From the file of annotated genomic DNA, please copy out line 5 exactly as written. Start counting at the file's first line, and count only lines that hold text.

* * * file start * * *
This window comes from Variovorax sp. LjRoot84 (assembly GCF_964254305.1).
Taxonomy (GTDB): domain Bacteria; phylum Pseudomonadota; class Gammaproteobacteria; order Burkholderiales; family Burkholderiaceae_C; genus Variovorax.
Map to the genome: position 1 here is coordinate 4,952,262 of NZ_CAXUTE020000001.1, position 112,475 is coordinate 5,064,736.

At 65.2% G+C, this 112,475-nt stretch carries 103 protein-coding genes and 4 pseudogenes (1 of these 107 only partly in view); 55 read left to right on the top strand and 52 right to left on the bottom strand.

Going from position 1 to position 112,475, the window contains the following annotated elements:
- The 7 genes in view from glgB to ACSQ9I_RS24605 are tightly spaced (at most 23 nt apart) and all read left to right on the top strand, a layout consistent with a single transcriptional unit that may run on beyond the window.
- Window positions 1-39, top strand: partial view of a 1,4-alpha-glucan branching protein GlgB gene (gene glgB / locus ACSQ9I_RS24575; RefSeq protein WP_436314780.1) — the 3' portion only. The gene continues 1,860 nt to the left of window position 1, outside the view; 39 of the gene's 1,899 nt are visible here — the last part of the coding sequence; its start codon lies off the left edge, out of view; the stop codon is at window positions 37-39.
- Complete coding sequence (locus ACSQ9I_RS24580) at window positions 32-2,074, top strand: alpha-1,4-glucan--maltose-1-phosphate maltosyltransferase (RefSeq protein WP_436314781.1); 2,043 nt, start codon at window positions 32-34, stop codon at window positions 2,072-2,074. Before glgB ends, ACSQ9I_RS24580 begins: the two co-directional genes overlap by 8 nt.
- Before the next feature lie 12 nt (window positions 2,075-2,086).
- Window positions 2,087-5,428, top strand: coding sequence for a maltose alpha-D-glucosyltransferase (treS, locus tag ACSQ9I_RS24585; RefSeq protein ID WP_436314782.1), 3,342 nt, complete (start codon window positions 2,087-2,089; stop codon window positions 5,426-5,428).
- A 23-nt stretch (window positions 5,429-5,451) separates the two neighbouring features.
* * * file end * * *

Going from position 1 to position 112,475, the window contains the following annotated elements: